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Migrant Workers and the Chronic Problem of Owed Wages

Chinese New Year has just passed. Before New Year millions of migrant workers hope to take their income and return to their hometown for reunions with their families after one year’s hard work. However, many of them have had to struggle for unpaid wages before they go home. In this issue, CLNT has chosen three articles focused on the chronic social problem of owed wages in China. How serious is the problem? We tried to find the exact statistics data but could not. On 26 December 2007, Sun Baoshu, the vice minister of Ministry of Labor and Social Security of PRC, said that governments of various levels had helped the migrant workers get back 43.32 billion RMB (USD6.03 billion) of owed wage in the recent four years
(http://finance.sina.com.cn/roll/20071227/09561892261.shtml). Unfortunately, he did not release the figure for the total amount of unpaid wages and how much workers still failed to get back. It is obvious that 43.32 billion is only the tip of the iceberg because less than 3% migrant workers can get support from legal channels provided by the governments. For example, in the construction industry, 72.2% workers’ have delayed wage payments or arrears

One can imagine that unknown billions of dollars are owed to Chinese workers, especially migrant construction workers. To illustrate the point, consider this. Recently, the big business news has been BHP Billiton’s plan to buy Rio Tinto for more than £65bn (USD130bn) while China’s Chinalco and Alcoa of the US teamed up to buy a 12 per cent stake in the Anglo-Australian mining group (Financial Times, 1 February 2008). With a stretch of imagination Chinese migrant workers would have no problem buying up Rio Tinto with their unpaid wages.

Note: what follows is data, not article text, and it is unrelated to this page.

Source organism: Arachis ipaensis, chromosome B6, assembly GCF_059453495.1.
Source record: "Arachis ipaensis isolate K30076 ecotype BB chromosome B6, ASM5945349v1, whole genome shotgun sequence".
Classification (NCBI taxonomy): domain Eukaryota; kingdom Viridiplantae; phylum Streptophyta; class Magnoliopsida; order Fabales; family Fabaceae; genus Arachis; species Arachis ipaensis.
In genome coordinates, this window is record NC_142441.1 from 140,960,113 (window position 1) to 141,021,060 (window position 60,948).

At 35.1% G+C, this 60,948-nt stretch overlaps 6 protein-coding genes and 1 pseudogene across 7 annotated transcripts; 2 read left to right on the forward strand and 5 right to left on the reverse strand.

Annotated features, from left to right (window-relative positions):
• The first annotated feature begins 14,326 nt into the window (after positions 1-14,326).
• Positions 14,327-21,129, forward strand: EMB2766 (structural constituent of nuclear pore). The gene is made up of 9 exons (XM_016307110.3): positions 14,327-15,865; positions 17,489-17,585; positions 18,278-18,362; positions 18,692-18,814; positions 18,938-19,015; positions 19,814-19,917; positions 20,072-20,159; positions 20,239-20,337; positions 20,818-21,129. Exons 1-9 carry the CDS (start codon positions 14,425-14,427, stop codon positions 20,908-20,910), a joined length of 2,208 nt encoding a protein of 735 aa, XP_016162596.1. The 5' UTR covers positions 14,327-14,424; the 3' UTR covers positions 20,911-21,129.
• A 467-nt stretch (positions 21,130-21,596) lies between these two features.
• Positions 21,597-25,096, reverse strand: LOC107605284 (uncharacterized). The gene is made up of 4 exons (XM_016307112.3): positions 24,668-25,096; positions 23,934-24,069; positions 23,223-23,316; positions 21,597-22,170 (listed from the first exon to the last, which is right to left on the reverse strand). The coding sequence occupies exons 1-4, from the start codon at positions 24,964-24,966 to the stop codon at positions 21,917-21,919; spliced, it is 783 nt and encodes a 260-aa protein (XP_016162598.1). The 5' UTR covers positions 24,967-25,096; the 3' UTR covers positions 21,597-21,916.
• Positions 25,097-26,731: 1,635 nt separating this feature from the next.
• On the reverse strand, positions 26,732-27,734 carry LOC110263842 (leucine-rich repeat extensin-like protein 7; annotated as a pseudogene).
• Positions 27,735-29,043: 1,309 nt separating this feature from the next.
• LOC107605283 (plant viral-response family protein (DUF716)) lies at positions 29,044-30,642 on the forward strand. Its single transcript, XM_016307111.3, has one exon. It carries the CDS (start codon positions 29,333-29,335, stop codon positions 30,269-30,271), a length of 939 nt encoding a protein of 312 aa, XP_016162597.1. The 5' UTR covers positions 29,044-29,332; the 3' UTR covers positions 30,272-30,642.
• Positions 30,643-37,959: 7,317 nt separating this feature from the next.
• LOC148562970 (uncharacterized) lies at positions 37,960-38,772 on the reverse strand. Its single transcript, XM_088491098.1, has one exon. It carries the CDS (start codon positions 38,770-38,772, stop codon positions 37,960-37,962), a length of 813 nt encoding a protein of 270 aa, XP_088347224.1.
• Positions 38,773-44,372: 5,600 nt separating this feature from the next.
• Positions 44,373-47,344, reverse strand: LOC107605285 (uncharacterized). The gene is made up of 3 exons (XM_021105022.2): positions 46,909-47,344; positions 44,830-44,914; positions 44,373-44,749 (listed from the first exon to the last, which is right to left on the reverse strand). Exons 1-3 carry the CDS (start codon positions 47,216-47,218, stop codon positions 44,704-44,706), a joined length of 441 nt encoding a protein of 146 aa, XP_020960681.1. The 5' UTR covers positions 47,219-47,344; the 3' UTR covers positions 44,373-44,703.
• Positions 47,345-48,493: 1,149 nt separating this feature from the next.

Or to put this in the context of Chinese government policies for China’s peasantry, in 2005, the government announced with fanfare that henceforth there would be no more agricultural tax
(http://www.chinadaily.com.cn/english/doc/2005-03/06/content_422126.htm). It was hailed as if the government had done a big favor for its rural population. But it amounted to just USD1.7bn a year. The above two comparative figures underline seriousness of the unpaid wage problem in China.

These three articles selected by CLNT are taken from newspapers and the internet. The first article is an official comprehensive guide informing workers how to get back unpaid wages published in Quanzhou City, Fujian Province, issued by local government. Through this we can see some improvements in local governments because they have become more active in involving themselves to solve the prevalent problem and try to enhance workers’ legal consciousness. However, this article is too optimistic and mistaken in its analysis because it neglects the truth that most legal channels are not effective and workers must pay high costs in time and money for legal arbitration. And it is also unfair that the guide stigmatizes workers’ radical and collective actions as “dramatic demonstrations to win wages” (taoxin xin) or “vicious behavior to get back wages” (e-yi taoxin). This document underlines the endemic nature of the problem.